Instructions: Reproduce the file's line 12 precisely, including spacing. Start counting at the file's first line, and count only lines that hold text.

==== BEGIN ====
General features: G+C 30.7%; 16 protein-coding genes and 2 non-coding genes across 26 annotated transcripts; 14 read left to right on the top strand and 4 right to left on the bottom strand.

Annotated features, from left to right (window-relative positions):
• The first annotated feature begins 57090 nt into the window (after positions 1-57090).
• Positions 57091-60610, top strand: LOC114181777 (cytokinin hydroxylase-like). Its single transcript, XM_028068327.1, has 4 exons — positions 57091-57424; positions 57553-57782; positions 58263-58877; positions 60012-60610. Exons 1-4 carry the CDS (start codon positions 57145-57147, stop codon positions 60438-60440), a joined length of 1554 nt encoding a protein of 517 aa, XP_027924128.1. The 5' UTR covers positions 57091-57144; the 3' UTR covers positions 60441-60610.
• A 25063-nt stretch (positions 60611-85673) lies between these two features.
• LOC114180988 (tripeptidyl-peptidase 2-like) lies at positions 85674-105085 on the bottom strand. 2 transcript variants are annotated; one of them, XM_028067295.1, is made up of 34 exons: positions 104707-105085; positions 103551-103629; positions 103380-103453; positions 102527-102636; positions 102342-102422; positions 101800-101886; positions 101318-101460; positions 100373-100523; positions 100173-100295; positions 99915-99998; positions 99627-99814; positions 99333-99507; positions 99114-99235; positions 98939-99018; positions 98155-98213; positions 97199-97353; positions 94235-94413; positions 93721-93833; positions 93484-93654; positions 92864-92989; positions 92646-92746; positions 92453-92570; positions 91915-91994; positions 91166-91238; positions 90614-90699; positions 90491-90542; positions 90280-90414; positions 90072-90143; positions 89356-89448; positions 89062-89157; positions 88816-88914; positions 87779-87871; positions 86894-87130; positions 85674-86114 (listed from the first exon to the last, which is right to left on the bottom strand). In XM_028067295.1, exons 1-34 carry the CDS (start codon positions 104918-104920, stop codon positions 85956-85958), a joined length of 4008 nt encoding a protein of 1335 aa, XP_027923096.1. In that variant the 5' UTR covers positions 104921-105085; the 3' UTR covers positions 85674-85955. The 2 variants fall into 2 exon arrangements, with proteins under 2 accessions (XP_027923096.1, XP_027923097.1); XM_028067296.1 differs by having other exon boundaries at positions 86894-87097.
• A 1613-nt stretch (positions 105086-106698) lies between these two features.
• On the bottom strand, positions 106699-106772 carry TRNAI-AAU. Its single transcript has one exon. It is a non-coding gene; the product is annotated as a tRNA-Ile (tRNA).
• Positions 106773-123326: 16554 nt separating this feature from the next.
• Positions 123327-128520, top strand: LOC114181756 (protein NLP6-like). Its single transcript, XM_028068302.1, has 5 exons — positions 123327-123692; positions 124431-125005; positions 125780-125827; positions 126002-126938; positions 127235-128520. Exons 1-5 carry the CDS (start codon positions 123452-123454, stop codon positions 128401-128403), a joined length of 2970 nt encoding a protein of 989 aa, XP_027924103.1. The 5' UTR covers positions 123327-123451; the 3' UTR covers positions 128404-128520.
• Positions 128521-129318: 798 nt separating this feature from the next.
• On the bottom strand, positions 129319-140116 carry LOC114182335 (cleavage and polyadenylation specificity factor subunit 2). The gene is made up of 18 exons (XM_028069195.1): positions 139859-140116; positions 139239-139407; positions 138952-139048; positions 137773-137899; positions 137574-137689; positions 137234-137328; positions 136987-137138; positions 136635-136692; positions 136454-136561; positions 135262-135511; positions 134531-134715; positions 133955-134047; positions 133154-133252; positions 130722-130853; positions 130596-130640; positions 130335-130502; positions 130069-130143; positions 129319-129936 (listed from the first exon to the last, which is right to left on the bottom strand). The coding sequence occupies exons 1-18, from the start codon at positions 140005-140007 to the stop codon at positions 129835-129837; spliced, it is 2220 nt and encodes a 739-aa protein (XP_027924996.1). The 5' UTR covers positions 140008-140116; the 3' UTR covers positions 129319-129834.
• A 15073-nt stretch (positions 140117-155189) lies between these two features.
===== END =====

• On the bottom strand, positions 129319-140116 carry LOC114182335 (cleavage and polyadenylation specificity factor subunit 2). The gene is made up of 18 exons (XM_028069195.1): positions 139859-140116; positions 139239-139407; positions 138952-139048; positions 137773-137899; positions 137574-137689; positions 137234-137328; positions 136987-137138; positions 136635-136692; positions 136454-136561; positions 135262-135511; positions 134531-134715; positions 133955-134047; positions 133154-133252; positions 130722-130853; positions 130596-130640; positions 130335-130502; positions 130069-130143; positions 129319-129936 (listed from the first exon to the last, which is right to left on the bottom strand). The coding sequence occupies exons 1-18, from the start codon at positions 140005-140007 to the stop codon at positions 129835-129837; spliced, it is 2220 nt and encodes a 739-aa protein (XP_027924996.1). The 5' UTR covers positions 140008-140116; the 3' UTR covers positions 129319-129834.